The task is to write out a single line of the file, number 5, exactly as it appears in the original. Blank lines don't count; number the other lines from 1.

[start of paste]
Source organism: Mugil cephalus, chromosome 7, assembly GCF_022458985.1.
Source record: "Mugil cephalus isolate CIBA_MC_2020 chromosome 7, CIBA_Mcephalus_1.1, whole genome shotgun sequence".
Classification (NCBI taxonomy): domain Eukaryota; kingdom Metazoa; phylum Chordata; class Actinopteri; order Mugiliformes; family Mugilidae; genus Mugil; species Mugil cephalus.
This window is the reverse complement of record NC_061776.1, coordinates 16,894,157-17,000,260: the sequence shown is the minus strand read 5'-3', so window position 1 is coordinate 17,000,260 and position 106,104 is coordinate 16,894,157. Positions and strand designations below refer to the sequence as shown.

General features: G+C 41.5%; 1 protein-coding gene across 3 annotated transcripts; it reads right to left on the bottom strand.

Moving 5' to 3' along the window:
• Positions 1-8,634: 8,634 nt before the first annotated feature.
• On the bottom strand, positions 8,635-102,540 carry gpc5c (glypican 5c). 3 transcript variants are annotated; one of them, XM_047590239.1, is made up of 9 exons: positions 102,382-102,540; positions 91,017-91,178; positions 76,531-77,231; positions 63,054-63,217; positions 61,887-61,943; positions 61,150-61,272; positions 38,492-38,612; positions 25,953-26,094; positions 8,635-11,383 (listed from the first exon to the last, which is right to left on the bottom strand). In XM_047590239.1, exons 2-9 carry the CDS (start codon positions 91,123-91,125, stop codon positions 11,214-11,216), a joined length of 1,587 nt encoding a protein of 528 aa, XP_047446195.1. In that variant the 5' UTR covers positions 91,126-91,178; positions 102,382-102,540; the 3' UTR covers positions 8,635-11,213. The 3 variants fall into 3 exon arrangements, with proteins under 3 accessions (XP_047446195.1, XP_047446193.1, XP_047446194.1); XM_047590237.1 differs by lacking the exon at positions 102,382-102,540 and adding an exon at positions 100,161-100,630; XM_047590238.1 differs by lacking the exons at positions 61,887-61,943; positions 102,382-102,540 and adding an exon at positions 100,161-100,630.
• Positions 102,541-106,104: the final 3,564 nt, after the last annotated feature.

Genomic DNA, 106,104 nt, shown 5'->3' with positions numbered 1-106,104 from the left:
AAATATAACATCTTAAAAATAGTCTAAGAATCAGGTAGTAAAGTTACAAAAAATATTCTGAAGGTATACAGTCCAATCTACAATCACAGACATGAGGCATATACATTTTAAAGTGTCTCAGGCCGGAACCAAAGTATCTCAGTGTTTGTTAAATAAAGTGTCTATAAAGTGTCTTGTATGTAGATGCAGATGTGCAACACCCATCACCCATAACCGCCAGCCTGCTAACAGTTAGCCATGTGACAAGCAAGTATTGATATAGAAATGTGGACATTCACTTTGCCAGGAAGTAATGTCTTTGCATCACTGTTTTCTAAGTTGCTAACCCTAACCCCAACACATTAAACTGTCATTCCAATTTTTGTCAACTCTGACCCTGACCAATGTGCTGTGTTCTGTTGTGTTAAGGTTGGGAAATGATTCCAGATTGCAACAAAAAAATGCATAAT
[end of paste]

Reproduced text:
General features: G+C 41.5%; 1 protein-coding gene across 3 annotated transcripts; it reads right to left on the bottom strand.